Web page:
Special Report

Nutrition, Mortality, Food Security, and Livelihoods Survey Based on SMART Methodology

August 2015

IPC 2.0 Acute Food Insecurity Phase

1: Minimal
2: Stressed
3: Crisis
4: Emergency
5: Famine
Would likely be at least one phase worse without current or programmed humanitarian assistance
FEWS NET classification is IPC-compatible. IPC-compatible analysis follows key IPC protocols but does not necessarily reflect the consensus of national food security partners.

IPC 2.0 Acute Food Insecurity Phase

1: Minimal
2: Stressed
3+: Crisis or higher
Would likely be at least one phase worse without
current or programmed humanitarian assistance
FEWS NET classification is IPC-compatible. IPC-compatible analysis follows key IPC protocols but does not necessarily reflect the consensus of national food security partners.
FEWS NET Remote Monitoring countries use a colored outline to represent the highest IPC classification in areas of concern.

IPC 2.0 Acute Food Insecurity Phase

Presence countries:
1: Minimal
2: Stressed
3: Crisis
4: Emergency
5: Famine
Remote monitoring
countries:
1: Minimal
2: Stressed
3+: Crisis or higher
Would likely be at least one phase worse without
current or programmed humanitarian assistance
FEWS NET Remote Monitoring countries use a colored outline to represent the highest IPC classification in areas of concern.

Guatemala comprises up to 20 different livelihood zones (LHZ), and 54.9 percent of its population lives in rural areas. Its Dry Corridor suffered a long-term drought in 2014, with no rain during 45 consecutive days in some regions. This drought occurred after the sowing season and was preceded by three years of irregular rains in the region, which increased households’ vulnerability to food insecurity and depleted their coping mechanisms. In addition to the 2014 drought, a rust disease affected coffee crops, reducing the number of laborers hired for the harvest.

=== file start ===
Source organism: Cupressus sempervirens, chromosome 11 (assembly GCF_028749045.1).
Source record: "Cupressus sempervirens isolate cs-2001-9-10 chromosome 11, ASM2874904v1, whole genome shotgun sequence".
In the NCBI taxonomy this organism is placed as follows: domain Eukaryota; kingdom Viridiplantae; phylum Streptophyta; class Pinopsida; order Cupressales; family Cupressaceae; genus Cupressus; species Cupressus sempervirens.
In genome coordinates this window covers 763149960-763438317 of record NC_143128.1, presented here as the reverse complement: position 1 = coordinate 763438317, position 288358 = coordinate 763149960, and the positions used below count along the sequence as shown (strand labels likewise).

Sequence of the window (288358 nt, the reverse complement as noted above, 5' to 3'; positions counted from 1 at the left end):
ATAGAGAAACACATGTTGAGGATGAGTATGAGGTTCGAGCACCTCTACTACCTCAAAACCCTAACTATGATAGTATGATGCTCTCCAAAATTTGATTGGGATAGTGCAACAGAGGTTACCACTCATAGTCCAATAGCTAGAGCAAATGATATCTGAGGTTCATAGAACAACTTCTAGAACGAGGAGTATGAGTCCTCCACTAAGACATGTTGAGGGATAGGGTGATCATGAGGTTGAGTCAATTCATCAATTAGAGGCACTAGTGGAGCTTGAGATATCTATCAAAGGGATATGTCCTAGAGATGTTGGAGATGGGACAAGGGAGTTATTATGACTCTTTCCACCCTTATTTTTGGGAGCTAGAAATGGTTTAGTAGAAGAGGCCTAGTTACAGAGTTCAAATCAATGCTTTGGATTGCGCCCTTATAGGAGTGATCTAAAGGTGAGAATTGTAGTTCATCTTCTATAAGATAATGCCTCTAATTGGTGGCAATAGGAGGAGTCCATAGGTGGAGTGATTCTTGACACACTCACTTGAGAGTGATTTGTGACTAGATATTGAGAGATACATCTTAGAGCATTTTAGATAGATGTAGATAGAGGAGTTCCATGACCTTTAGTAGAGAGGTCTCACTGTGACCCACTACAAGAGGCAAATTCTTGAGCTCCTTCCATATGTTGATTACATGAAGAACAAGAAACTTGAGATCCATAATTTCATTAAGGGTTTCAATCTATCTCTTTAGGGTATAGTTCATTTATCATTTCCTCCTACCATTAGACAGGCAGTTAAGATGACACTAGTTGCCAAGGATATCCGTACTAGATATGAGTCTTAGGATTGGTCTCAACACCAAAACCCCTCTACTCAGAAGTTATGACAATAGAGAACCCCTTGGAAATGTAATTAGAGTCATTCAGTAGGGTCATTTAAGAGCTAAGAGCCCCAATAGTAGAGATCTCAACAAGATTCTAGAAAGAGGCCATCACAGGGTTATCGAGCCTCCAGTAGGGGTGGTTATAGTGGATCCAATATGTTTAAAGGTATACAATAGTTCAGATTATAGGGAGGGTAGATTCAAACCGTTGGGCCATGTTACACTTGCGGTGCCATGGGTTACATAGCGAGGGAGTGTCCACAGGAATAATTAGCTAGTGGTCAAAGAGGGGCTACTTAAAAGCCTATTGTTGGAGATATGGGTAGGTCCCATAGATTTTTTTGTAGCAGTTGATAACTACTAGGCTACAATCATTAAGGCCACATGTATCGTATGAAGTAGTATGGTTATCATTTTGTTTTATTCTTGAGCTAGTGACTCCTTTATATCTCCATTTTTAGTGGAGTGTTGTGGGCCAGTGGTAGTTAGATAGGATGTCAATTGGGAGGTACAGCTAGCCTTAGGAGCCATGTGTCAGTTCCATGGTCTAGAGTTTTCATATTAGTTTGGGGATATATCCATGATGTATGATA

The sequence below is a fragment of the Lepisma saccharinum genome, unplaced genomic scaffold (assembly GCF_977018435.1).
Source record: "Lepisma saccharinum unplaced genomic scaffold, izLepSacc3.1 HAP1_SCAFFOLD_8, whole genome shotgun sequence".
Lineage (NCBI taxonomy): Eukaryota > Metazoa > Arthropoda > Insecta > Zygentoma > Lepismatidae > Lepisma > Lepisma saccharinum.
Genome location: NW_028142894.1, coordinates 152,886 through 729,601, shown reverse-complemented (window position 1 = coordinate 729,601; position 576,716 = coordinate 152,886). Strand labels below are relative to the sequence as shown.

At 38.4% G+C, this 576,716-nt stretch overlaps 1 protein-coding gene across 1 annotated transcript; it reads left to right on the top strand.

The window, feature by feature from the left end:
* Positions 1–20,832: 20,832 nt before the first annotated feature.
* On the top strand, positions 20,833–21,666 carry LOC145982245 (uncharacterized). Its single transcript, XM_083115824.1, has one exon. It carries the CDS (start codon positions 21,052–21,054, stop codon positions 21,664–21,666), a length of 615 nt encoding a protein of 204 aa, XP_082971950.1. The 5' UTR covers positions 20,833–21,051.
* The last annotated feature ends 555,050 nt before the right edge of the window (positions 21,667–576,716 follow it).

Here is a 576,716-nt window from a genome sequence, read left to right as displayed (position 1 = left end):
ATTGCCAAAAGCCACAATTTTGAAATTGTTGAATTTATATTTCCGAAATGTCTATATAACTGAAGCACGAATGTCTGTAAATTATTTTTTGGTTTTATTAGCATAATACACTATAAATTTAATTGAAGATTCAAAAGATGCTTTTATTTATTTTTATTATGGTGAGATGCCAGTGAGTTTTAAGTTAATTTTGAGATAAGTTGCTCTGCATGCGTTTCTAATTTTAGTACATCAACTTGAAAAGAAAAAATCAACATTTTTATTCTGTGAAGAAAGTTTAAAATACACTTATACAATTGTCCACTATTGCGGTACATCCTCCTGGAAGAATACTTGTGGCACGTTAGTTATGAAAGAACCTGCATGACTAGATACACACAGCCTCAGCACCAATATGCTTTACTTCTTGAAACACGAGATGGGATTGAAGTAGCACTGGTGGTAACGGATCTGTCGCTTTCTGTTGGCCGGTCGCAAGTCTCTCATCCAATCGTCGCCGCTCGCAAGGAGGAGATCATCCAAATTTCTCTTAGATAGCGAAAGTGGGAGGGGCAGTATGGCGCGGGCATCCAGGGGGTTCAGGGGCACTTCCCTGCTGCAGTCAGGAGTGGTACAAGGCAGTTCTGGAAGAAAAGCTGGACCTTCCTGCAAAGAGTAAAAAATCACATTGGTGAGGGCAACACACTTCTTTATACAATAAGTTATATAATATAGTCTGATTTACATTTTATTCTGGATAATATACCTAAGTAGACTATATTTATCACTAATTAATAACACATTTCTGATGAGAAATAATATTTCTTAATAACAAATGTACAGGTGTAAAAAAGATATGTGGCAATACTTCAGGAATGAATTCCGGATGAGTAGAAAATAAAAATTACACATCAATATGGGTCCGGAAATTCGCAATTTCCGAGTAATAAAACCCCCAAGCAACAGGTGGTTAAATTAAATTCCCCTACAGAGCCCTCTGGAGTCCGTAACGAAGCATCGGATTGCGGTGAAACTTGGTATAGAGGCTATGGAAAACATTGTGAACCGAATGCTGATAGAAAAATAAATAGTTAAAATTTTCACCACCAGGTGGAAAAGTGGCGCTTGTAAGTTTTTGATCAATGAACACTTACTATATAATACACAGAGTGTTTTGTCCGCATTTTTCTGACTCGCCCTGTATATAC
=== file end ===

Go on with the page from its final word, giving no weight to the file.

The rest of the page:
To assess the nutritional status of children 0-59 months of age and the mortality, health, and food security situation of rural households in Guatemala’s Dry Corridor (stratified into LHZ 5 in the Western stratum and LHZ 7, 8, and 9 in the Eastern stratum), a Nutrition, Mortality, Food Security, and Livelihoods Survey was conducted between March 11-27, 2015. The survey was a FEWS NET initiative implemented by Action Contre la Faim (ACF). A brief summary of the findings follows. 

Acute malnutrition

The prevalence of wasting was low in both strata. Boys were more affected than girls in the Western stratum, however. 

Stunting

Both strata showed exceptionally high levels of stunting, and the prevalence of stunting was higher among children 24-59 months of age. 

Breastfeeding practices

  • Nearly 50 percent of children under six months of age were not exclusively breastfed.
  • Meal frequency was low among children 6- 23 months of age.
  • The vast majority of children 6-23 months of age did not receive a minimum acceptable diet 

Mortality 

The Crude Death Rate (CDR) in the Western and Eastern strata was 0.05 deaths/10,000 people/day and 0.33 deaths/10,000 people/day, respectively. The Under-five Death Rate (U5DR) in the Western and Eastern strata was 0.42 deaths/10,000 children under five years/day, and 0.27 deaths/10,000 children under five years/day, respectively. 

About FEWS NET

The Famine Early Warning Systems Network is a leading provider of early warning and analysis on food insecurity. Created by USAID in 1985 to help decision-makers plan for humanitarian crises, FEWS NET provides evidence-based analysis on some 28 countries. Implementing team members include NASA, NOAA, USDA, and USGS, along with Chemonics International Inc. and Kimetrica. Read more about our work.

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